This independent journalism on data, digital transformation and technology for social impact is made possible by the Future of Good editorial fellowship on digital transformation, supported by Mastercard Changeworks™. Read our editorial ethics and standards here.
The Shoshone-Bannock Tribes live in what is colonially known as Idaho, on a reservation that is divided into five districts. The terrain the reservation sits on is mountainous: households are spread out on the land, often without an officially recognized address. Frances Goli, who lives on the reservation, began plotting homes on the reservation onto a digital map, quickly realizing the vast nature of the undertaking. Without an official address, how could each of these rural households be eligible for internet access?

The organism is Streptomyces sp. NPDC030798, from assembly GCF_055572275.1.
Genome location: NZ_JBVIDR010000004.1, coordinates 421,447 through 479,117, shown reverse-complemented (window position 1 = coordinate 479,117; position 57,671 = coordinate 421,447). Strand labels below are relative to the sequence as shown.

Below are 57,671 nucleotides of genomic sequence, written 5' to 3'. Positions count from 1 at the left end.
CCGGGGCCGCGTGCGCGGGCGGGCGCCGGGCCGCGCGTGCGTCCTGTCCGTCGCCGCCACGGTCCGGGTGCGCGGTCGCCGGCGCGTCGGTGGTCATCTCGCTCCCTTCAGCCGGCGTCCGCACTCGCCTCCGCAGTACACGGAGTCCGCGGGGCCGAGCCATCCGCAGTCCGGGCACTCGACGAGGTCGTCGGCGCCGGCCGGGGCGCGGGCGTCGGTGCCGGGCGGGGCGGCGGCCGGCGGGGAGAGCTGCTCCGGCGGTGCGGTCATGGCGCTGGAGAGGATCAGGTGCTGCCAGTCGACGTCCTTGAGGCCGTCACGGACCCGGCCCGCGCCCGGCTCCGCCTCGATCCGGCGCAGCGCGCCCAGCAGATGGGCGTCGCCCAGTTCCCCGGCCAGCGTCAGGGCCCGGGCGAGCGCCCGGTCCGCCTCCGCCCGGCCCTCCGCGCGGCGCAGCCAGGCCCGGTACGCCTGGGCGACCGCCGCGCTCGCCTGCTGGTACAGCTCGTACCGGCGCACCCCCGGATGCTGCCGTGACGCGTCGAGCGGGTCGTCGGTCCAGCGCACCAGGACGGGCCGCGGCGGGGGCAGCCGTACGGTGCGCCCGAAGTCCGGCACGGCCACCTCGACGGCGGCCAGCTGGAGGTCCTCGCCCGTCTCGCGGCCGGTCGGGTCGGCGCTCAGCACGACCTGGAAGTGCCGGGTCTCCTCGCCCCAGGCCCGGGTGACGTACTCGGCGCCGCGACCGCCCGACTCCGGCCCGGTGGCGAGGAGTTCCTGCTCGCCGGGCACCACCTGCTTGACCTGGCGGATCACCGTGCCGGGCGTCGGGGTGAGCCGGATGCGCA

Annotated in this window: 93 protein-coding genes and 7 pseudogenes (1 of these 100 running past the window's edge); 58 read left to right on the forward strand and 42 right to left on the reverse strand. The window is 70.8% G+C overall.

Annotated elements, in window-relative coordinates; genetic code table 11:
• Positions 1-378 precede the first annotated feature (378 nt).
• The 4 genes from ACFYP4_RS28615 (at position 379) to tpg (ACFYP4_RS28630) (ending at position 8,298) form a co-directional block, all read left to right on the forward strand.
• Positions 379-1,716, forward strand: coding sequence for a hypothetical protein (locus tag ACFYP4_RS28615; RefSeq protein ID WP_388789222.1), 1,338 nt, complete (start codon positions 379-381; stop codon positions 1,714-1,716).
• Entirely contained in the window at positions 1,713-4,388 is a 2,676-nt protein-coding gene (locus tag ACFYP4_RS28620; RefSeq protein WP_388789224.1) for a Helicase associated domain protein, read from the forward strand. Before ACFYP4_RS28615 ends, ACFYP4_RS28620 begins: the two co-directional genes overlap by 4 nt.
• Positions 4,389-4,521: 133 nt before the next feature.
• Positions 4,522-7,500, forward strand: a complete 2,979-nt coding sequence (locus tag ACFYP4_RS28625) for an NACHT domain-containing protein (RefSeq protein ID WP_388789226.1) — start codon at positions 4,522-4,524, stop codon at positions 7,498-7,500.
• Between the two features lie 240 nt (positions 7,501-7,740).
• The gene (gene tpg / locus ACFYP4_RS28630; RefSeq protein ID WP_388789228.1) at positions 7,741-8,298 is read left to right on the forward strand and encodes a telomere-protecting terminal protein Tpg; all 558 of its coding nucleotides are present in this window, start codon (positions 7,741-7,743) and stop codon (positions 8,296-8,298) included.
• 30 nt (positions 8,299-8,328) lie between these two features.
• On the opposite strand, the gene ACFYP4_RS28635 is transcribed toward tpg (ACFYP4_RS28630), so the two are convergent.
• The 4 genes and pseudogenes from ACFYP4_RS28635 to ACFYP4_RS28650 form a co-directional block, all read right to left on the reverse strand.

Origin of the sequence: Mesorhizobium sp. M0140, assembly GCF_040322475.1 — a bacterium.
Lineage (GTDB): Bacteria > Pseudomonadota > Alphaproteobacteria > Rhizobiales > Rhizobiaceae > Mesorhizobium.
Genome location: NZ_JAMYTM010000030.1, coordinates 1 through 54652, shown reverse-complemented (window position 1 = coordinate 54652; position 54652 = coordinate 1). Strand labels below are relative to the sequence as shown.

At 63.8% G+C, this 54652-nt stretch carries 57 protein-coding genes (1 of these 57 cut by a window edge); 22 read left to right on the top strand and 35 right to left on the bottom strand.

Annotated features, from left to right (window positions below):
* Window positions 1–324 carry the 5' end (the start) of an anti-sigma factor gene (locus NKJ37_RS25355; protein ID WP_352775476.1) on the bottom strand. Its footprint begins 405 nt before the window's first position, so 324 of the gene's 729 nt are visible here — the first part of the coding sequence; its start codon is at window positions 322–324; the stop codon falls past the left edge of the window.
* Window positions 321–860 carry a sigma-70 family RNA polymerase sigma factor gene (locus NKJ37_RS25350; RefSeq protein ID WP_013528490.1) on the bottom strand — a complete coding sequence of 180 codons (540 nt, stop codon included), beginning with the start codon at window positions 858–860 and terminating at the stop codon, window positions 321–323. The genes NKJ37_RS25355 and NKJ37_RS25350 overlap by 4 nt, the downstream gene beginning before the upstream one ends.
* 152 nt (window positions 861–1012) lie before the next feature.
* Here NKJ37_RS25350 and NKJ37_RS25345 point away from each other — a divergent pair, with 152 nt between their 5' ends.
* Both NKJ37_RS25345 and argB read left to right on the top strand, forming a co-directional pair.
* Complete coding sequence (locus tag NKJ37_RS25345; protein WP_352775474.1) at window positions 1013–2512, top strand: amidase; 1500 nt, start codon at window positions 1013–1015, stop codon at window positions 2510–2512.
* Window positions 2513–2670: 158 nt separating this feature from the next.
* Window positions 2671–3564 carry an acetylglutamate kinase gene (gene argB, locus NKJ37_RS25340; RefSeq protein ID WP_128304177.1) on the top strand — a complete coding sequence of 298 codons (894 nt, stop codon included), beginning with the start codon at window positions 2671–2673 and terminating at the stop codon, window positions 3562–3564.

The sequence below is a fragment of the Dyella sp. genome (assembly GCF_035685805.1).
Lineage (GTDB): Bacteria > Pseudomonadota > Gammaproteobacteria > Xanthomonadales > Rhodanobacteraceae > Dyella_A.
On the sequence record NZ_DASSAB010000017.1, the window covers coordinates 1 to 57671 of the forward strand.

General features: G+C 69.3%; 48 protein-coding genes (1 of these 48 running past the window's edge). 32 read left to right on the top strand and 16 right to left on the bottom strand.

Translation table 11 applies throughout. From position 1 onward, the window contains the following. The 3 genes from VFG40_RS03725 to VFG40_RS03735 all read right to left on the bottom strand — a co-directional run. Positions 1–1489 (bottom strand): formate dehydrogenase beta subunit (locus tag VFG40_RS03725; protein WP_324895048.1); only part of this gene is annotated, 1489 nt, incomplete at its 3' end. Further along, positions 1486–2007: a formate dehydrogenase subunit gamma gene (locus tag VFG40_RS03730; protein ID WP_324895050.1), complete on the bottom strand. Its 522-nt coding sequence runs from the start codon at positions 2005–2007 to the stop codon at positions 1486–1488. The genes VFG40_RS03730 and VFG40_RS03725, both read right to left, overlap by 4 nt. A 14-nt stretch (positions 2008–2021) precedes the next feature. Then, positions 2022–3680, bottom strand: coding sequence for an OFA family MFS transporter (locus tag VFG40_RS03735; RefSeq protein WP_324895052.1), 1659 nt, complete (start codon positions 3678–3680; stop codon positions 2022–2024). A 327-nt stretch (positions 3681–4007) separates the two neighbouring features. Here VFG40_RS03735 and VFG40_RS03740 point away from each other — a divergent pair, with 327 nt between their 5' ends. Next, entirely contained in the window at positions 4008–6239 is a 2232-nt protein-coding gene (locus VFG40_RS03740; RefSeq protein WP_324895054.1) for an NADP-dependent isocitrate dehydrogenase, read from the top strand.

Our social impact coverage and insights enrich thousands of changemakers like you everyday. Sign up for a free account with Future of Good to continue reading this article.
Already have an account? Sign in.